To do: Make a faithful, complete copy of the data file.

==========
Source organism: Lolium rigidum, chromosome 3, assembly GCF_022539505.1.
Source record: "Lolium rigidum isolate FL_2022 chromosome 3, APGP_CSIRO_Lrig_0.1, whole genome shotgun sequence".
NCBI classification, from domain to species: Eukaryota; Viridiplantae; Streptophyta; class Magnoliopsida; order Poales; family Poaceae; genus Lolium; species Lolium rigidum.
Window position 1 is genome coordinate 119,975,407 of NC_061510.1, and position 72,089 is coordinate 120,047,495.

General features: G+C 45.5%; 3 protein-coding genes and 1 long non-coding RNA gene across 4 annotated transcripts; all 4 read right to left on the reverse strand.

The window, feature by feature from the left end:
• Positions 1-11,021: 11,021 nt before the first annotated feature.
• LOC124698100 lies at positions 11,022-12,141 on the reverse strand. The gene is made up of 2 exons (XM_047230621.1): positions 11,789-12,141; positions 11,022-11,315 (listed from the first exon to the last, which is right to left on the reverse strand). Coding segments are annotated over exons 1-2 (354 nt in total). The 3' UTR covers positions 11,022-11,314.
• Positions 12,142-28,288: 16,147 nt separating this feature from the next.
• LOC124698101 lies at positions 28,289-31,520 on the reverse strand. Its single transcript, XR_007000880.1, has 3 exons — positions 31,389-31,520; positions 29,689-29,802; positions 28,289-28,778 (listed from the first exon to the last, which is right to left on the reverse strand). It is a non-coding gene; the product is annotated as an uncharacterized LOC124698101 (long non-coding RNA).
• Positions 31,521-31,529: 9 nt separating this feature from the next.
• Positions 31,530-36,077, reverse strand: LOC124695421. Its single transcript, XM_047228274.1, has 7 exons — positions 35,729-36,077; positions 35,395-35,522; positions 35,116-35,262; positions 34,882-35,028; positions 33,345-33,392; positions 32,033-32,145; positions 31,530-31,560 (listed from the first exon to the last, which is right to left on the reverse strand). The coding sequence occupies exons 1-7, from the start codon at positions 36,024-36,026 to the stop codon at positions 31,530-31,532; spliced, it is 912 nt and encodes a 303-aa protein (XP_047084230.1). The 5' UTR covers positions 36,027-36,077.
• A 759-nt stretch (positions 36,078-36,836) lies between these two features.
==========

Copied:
Source organism: Lolium rigidum, chromosome 3, assembly GCF_022539505.1.
Source record: "Lolium rigidum isolate FL_2022 chromosome 3, APGP_CSIRO_Lrig_0.1, whole genome shotgun sequence".
NCBI classification, from domain to species: Eukaryota; Viridiplantae; Streptophyta; class Magnoliopsida; order Poales; family Poaceae; genus Lolium; species Lolium rigidum.
Window position 1 is genome coordinate 119,975,407 of NC_061510.1, and position 72,089 is coordinate 120,047,495.

General features: G+C 45.5%; 3 protein-coding genes and 1 long non-coding RNA gene across 4 annotated transcripts; all 4 read right to left on the reverse strand.

The window, feature by feature from the left end:
• Positions 1-11,021: 11,021 nt before the first annotated feature.
• LOC124698100 lies at positions 11,022-12,141 on the reverse strand. The gene is made up of 2 exons (XM_047230621.1): positions 11,789-12,141; positions 11,022-11,315 (listed from the first exon to the last, which is right to left on the reverse strand). Coding segments are annotated over exons 1-2 (354 nt in total). The 3' UTR covers positions 11,022-11,314.
• Positions 12,142-28,288: 16,147 nt separating this feature from the next.
• LOC124698101 lies at positions 28,289-31,520 on the reverse strand. Its single transcript, XR_007000880.1, has 3 exons — positions 31,389-31,520; positions 29,689-29,802; positions 28,289-28,778 (listed from the first exon to the last, which is right to left on the reverse strand). It is a non-coding gene; the product is annotated as an uncharacterized LOC124698101 (long non-coding RNA).
• Positions 31,521-31,529: 9 nt separating this feature from the next.
• Positions 31,530-36,077, reverse strand: LOC124695421. Its single transcript, XM_047228274.1, has 7 exons — positions 35,729-36,077; positions 35,395-35,522; positions 35,116-35,262; positions 34,882-35,028; positions 33,345-33,392; positions 32,033-32,145; positions 31,530-31,560 (listed from the first exon to the last, which is right to left on the reverse strand). The coding sequence occupies exons 1-7, from the start codon at positions 36,024-36,026 to the stop codon at positions 31,530-31,532; spliced, it is 912 nt and encodes a 303-aa protein (XP_047084230.1). The 5' UTR covers positions 36,027-36,077.
• A 759-nt stretch (positions 36,078-36,836) lies between these two features.